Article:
Organizers packed up several meals and delivered them to long-married couples who were homebound or otherwise unable to travel to the event.
Humor and lightheartedness permeated the luncheon. Parishioner Jerry Witthaus, master of ceremonies, played music, shared jokes and threw out a few conversation starters.
Most of the husbands and wives showed that they hold pristine recollections of their first date and early courtship.
The meal concluded with a toast, but the music and visiting continued.
The couples were photographed with a Valentine backdrop and as a group with Fr. Dike near the altar.
Each couple in the photos held a sign with their names and how long they’ve been married, in the manner of: “50 years down, forever to go!”
A new day, every day
The couples spent time bantering, laughing and reflecting about how to achieve a long and happy marriage.
“Learning to give and not always have to have things your own way,” said Carole Bainbridge, who has been married to Richard for 56 years.
“Give and take,” stated Leroy Hanneken, who has been married to Betty for 60 years. “I think you’ve got to share and have a lot of patience.”
Mrs. Bainbridge believes praying together and going to church as a family is what has kept her and her husband together.
“Absolutely!” Mr. Bainbridge agreed.
Others pointed to the benefits of having a good listening ear, a thick skin and a sense of humor.
“Some days, you want to say something, and some days you just have to shut your mouth and listen!” said Mr. Witthaus, who has been married to Dianne for 46 years.
Mrs. Hanneken said a couple should never go to bed angry at each other.
“If you do, then you’ll dwell on it all night and get up the next morning and still have bad feelings,” she said.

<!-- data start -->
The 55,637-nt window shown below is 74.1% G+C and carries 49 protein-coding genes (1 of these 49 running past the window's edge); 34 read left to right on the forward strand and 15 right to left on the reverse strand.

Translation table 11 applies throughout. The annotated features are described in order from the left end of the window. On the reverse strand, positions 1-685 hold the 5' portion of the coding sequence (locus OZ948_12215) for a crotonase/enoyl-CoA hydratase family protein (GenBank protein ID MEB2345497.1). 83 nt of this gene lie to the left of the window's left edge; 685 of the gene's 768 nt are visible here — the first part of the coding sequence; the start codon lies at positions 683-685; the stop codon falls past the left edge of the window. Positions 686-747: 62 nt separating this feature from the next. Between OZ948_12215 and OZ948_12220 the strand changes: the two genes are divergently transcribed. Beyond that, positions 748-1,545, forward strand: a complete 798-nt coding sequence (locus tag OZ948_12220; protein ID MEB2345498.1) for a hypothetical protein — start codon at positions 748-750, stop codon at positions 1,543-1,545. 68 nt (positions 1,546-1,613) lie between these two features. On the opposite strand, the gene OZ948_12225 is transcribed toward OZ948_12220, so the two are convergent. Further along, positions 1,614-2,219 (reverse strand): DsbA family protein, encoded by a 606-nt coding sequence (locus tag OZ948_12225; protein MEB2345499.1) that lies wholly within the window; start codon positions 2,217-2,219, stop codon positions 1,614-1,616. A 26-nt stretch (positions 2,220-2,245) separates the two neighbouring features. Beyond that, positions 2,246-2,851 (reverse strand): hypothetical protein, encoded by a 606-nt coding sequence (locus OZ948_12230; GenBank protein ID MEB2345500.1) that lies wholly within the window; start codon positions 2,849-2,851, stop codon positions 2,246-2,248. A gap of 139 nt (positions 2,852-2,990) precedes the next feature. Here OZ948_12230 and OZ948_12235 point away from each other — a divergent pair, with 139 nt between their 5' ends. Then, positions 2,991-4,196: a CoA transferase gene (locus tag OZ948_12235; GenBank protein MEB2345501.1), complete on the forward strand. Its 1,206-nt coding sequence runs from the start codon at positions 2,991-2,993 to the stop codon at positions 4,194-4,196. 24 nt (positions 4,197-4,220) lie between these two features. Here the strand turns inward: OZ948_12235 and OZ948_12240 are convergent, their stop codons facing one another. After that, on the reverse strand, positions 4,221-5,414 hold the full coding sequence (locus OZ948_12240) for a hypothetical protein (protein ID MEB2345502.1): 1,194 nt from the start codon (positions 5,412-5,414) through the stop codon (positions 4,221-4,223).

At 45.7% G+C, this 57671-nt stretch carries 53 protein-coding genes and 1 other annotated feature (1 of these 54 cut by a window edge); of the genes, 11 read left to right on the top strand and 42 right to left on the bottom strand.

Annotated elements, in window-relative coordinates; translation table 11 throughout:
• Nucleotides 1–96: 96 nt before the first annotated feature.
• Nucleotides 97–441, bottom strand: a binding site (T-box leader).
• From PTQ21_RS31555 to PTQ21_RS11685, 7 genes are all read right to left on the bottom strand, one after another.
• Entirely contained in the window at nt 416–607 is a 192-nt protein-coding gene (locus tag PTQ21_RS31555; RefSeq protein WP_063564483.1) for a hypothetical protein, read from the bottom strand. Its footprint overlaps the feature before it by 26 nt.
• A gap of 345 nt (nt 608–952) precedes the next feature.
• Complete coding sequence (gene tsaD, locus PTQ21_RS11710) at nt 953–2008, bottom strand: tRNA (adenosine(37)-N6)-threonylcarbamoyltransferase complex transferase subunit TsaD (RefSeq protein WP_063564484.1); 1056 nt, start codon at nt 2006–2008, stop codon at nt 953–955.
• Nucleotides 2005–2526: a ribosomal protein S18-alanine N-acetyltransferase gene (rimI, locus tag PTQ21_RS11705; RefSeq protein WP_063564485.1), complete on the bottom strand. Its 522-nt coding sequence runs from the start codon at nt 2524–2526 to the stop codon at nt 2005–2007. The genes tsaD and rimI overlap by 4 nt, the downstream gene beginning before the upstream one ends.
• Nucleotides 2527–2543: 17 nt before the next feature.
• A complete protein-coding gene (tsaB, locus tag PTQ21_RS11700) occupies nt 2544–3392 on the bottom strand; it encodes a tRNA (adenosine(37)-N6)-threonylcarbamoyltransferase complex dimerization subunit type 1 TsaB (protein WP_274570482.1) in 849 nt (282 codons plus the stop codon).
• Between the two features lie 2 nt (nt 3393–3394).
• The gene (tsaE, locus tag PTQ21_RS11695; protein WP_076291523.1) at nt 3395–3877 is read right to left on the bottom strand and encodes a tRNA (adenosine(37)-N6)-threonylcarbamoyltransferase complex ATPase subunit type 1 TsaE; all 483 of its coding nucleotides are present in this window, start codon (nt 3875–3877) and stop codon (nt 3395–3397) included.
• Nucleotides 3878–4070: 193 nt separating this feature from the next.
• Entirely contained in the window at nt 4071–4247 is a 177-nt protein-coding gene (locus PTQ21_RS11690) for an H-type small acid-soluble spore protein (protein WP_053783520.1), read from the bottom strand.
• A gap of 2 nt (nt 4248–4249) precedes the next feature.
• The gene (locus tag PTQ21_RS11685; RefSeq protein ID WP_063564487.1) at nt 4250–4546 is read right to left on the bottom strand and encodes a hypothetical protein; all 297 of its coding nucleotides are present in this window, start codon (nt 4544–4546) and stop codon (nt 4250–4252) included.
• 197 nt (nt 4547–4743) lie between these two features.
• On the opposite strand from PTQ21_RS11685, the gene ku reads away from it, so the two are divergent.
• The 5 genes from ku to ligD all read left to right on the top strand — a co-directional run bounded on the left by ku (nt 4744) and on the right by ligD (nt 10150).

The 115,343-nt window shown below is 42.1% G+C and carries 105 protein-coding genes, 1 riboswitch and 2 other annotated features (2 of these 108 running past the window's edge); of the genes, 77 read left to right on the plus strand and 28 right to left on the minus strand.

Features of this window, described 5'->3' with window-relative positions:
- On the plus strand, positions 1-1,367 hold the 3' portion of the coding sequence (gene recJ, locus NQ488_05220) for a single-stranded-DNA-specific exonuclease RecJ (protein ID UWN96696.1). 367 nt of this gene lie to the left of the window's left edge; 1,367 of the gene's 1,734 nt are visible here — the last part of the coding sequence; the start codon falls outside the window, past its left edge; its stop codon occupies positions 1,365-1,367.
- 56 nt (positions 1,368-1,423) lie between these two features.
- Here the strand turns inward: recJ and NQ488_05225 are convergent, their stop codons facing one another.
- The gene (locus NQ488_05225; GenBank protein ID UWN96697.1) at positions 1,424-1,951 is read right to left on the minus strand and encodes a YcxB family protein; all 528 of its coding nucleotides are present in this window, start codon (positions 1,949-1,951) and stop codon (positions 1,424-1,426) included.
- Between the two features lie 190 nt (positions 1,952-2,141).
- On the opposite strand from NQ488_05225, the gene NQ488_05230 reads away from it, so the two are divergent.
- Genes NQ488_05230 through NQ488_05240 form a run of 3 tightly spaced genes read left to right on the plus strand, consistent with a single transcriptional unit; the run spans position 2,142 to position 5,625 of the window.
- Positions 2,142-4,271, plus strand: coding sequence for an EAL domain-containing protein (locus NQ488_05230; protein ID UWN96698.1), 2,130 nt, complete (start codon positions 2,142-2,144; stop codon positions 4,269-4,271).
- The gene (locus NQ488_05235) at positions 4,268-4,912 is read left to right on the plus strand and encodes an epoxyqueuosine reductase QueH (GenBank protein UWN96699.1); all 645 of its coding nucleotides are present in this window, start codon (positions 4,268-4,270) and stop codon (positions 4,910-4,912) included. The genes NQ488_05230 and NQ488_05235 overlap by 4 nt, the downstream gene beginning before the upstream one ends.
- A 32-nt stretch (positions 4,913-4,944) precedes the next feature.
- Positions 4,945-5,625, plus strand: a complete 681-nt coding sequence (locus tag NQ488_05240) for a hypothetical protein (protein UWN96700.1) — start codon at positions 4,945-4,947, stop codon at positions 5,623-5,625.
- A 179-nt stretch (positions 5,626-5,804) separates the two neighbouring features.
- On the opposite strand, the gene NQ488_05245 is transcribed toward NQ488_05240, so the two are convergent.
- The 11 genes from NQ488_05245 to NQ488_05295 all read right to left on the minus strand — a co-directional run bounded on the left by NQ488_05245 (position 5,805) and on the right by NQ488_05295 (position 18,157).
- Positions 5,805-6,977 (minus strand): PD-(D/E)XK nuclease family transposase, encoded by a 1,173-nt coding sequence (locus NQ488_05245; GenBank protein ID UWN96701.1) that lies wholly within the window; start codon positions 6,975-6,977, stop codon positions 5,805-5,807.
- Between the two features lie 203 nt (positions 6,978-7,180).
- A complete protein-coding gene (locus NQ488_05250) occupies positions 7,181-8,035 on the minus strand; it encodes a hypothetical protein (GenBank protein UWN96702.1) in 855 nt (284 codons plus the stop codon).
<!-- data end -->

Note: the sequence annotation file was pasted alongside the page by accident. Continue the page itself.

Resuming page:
Ron and Dianne Talley have been married for 50 years.
“Nowadays, you can get out of it too easily if you want to,” said Mr. Talley. “So you’ve got to want it to work, and you’ve got to make it work.”
Someone nearby responded, “Amen!”
Mrs. Talley said she prays for her husband’s safety when he’s out working.
Mr. Witthaus said it’s important to pray for patience.
“You have to give every situation some time,” he said, “because if you speak before you get a chance to think about it, you’ll say things you can’t take back.”
He and Mrs. Witthaus make a point of praying the Rosary together.
“There’s nothing like being able to tell your children that you prayed for them today,” said Mrs. Witthaus.
“Love never fails”
The Valentine’s Day event has been an Immaculate Conception Parish tradition since 2010.
Parishioners Aggie Balldetti, Debbie Heidelberger and Mrs. Talley and the parish’s St. Vincent de Paul Society conference organized the event.
Leading the music at Mass were guitarist and vocalist Dottie Brueggen and pianist Debbie Heidelberger.
Immaculate Conception School Principal Dana Schroeder said that for the students, making the cards and placemats was time well spent, because celebrating solid marriages is important.
“We feel that in the world we live in today, our students need to see that when married couples follow the example of Christ, their chosen vocation can endure many obstacles,” she said.